In the ongoing fight for the poopy, watery soul of the Gowanus, the EPA has come up with a new plan not only for cleaning up all the pre-existing sludge and “coal tar” at the canal’s base, but for preventing (or at least minimizing) the flow of raw sewage into the water. This one involves giant basins of poop.
A new EPA proposal for the Superfund site now includes plans for $78 million basins at two of the canal’s most vulnerable locations. The eight million gallon tanks would corral the excess sewer runoff that comes, say, during massive storms, and would essentially serve as holding tanks until the waste could be flushed to a nearby treatment facility.
Apparently the canal’s constant sewage problem has only recently become a priority, as officials were focused on all the toxic chemicals at the canal’s bottom, and were unsure whether or not the sewage was even a significant source of chemical pollution. Which seems like a sort of insane thing to even be on the fence about, but regardless, testing has since revealed that yes, the sewage is a pretty bad thing.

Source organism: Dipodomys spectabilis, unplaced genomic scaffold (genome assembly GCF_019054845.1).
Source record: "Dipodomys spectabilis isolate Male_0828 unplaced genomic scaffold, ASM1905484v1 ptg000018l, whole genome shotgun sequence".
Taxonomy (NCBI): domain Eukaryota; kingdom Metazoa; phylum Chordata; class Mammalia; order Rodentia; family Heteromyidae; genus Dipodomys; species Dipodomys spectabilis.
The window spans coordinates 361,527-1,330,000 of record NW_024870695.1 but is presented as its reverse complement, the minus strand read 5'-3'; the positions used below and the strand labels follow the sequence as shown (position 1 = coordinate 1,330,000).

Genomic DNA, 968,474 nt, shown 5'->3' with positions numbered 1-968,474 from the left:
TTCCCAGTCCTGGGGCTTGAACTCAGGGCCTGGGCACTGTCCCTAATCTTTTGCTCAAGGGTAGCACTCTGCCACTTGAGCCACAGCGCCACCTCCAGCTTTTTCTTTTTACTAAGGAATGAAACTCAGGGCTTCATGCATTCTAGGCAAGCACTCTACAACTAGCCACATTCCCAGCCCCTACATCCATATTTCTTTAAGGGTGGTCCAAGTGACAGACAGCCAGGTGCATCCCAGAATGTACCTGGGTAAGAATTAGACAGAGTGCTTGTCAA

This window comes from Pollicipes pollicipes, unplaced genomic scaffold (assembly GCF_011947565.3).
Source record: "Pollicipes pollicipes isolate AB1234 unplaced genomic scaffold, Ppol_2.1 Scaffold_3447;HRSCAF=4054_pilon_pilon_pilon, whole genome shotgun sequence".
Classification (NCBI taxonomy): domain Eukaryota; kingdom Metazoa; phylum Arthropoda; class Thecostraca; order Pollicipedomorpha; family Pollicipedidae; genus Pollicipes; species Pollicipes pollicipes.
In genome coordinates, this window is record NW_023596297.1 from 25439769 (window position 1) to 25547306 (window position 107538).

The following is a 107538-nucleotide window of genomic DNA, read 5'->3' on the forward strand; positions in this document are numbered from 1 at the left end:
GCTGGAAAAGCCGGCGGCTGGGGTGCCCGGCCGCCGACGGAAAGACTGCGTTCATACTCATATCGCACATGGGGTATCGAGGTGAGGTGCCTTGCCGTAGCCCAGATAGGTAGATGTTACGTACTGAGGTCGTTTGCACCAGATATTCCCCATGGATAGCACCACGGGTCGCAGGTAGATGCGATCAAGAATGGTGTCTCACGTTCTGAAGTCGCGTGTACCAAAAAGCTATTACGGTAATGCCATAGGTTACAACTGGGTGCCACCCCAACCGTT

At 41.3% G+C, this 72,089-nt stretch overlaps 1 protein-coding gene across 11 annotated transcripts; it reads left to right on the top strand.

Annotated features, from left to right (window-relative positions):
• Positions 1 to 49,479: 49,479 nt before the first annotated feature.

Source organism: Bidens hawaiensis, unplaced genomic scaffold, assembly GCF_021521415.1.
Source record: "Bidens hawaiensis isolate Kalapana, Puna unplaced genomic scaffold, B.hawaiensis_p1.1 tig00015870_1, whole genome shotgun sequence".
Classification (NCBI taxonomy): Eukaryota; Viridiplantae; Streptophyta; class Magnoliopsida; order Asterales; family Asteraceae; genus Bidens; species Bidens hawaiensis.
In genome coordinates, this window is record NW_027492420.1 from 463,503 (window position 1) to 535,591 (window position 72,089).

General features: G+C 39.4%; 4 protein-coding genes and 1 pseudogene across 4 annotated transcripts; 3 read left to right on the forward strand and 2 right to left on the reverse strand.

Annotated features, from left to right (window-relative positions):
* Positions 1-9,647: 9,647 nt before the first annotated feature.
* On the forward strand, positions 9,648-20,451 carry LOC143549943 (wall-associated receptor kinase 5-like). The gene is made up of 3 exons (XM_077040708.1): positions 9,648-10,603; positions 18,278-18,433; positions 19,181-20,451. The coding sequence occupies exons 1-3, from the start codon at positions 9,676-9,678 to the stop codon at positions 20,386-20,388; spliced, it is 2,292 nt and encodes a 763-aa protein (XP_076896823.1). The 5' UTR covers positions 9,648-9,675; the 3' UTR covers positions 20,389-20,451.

“The [combined sewage overflows] are not the dominant source of toxic pollution at this point, but they are an important source of it and the importance of that source will increase when the other sources are cut off,” said EPA regional administrator Walter Mugdan. “[It] needs to be controlled in order to get the full cleanup.”
Well, yes. In theory, the bins will reduce flow of sewage into the Gowanus’ waters by 58 to 74 percent, and are far cheaper than, say, re-structuring the entire surrounding sewer system to prevent runoff from happening in the first place. In any case, this whole bureaucratic quagmire of a project won’t be wrapped up until 2020 so, you know, continue avoiding the water down there at all costs. Business as usual.
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